Mind & Matter

 

Nanowires to Replace Metal Cables

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Conductive carbon nanotube cables, developed by Rice University.

 

The increasing cost of metals, coupled with the energy required to transport them, has inspired researchers to find alternatives in areas such as wiring. With this goal in mind, Rice University researchers have developed cables made of double-walled carbon nanotubes that can transport electricity just as efficiently as standard metal cables at one-sixth the weight. The scientists predict that these cables will replace metal-based equivalents in cases where weight is a critical factor—such as in airplanes and cars. Eventually, standard wiring in buildings may be made of carbon nanotubes.

According to researcher Yao Zhao, the new cables show no signs of degradation under thorough testing, and perform well under a wide range of temperatures. "We really want to go better than what copper or other metals can offer overall," says Enrique Barrera, a professor of mechanical engineering and materials science at Rice.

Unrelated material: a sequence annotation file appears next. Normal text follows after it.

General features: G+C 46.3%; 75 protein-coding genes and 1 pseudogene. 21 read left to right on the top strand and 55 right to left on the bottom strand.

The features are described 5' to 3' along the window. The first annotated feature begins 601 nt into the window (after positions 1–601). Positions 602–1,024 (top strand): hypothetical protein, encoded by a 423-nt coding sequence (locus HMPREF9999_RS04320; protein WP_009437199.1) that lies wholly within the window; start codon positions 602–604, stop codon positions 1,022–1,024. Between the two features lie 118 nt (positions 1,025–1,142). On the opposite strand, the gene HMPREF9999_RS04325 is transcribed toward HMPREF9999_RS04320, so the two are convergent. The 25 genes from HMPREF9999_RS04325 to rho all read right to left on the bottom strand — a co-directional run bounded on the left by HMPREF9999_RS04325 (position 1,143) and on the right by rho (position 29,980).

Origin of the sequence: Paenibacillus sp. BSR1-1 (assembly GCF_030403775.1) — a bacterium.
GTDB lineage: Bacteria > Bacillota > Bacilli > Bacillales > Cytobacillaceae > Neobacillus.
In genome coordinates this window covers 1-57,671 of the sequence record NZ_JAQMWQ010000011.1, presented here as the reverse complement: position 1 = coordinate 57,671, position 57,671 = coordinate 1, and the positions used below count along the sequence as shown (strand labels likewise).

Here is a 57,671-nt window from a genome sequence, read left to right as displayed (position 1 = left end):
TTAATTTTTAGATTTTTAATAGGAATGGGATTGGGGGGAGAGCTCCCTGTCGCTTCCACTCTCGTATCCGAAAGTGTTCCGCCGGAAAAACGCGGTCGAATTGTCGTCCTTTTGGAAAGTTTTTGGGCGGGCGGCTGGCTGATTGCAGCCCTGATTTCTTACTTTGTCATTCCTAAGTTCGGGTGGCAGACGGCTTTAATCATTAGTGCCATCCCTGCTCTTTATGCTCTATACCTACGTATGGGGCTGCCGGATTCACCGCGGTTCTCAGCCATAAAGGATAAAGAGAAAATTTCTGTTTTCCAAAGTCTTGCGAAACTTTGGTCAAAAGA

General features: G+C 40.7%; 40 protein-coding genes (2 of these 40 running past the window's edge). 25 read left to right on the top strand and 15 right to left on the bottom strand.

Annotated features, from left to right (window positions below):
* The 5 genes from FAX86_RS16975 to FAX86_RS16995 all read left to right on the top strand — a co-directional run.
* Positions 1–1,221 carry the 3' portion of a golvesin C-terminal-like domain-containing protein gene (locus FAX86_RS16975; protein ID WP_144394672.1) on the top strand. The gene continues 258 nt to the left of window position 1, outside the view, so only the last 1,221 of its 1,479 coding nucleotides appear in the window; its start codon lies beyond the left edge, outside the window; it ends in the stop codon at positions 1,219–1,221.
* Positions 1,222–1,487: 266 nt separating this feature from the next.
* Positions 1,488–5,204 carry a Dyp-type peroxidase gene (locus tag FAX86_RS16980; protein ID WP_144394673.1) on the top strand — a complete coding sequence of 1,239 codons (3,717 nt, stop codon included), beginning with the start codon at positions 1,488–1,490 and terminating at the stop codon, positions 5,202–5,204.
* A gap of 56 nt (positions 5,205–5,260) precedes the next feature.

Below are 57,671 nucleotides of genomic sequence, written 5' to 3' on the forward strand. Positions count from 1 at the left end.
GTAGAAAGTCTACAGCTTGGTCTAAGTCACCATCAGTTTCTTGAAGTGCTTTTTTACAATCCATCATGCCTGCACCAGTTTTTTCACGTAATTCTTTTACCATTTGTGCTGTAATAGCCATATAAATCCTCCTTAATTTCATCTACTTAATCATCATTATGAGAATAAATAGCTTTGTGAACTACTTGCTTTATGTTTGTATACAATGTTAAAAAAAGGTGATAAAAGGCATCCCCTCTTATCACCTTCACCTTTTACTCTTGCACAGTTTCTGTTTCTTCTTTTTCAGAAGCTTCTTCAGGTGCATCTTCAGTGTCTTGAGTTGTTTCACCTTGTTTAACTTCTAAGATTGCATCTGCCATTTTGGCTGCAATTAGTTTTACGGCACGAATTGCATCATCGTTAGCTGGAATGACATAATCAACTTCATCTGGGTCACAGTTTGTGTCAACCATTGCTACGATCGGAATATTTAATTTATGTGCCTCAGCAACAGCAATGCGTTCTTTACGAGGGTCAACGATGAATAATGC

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About the Blogger

Blaine Brownell

thumbnail image Minnesota-based architect and author Blaine Brownell, AIA, is a self-defined materials researcher and sustainable building adviser. His "Product of the Week" emails and three volumes of Transmaterial (2006, 2008, 2010) provide designers with a steady flow of inspiration—a 21st-century Grammar of Ornament. Blaine has practiced architecture in Japan and the U.S. and has been published in more than 40 design, business, and science publications. The recipient of a Fulbright fellowship for 2006–07, he researched contemporary Japanese material innovations at the Tokyo University of Science. He currently teaches architecture and co-directs the M.S. in Sustainable Design program at the University of Minnesota. His book Matter in the Floating World was published by Princeton Architectural Press in 2011.